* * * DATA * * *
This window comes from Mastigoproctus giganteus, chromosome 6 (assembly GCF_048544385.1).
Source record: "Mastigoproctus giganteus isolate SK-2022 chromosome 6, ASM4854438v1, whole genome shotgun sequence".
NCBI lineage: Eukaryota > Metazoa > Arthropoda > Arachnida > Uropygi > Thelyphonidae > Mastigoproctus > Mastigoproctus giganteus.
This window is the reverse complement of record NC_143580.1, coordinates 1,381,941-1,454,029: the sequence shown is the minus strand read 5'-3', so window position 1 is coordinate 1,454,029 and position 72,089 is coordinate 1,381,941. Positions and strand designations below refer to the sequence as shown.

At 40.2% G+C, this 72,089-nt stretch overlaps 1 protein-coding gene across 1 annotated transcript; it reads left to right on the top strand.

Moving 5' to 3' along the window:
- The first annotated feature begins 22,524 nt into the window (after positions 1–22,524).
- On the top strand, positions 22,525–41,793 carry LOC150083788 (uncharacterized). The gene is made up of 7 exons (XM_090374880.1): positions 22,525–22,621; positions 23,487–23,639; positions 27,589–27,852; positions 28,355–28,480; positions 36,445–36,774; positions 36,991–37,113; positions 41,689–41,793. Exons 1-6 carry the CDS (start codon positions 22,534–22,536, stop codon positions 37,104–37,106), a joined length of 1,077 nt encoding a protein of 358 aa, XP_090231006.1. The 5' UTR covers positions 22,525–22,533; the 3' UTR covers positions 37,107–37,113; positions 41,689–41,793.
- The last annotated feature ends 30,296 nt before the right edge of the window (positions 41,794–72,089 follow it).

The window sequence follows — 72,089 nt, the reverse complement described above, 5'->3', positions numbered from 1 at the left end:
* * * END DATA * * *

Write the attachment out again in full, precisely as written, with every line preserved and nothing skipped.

This window comes from Mastigoproctus giganteus, chromosome 6 (assembly GCF_048544385.1).
Source record: "Mastigoproctus giganteus isolate SK-2022 chromosome 6, ASM4854438v1, whole genome shotgun sequence".
NCBI lineage: Eukaryota > Metazoa > Arthropoda > Arachnida > Uropygi > Thelyphonidae > Mastigoproctus > Mastigoproctus giganteus.
This window is the reverse complement of record NC_143580.1, coordinates 1,381,941-1,454,029: the sequence shown is the minus strand read 5'-3', so window position 1 is coordinate 1,454,029 and position 72,089 is coordinate 1,381,941. Positions and strand designations below refer to the sequence as shown.

At 40.2% G+C, this 72,089-nt stretch overlaps 1 protein-coding gene across 1 annotated transcript; it reads left to right on the top strand.

Moving 5' to 3' along the window:
- The first annotated feature begins 22,524 nt into the window (after positions 1–22,524).
- On the top strand, positions 22,525–41,793 carry LOC150083788 (uncharacterized). The gene is made up of 7 exons (XM_090374880.1): positions 22,525–22,621; positions 23,487–23,639; positions 27,589–27,852; positions 28,355–28,480; positions 36,445–36,774; positions 36,991–37,113; positions 41,689–41,793. Exons 1-6 carry the CDS (start codon positions 22,534–22,536, stop codon positions 37,104–37,106), a joined length of 1,077 nt encoding a protein of 358 aa, XP_090231006.1. The 5' UTR covers positions 22,525–22,533; the 3' UTR covers positions 37,107–37,113; positions 41,689–41,793.
- The last annotated feature ends 30,296 nt before the right edge of the window (positions 41,794–72,089 follow it).

The window sequence follows — 72,089 nt, the reverse complement described above, 5'->3', positions numbered from 1 at the left end: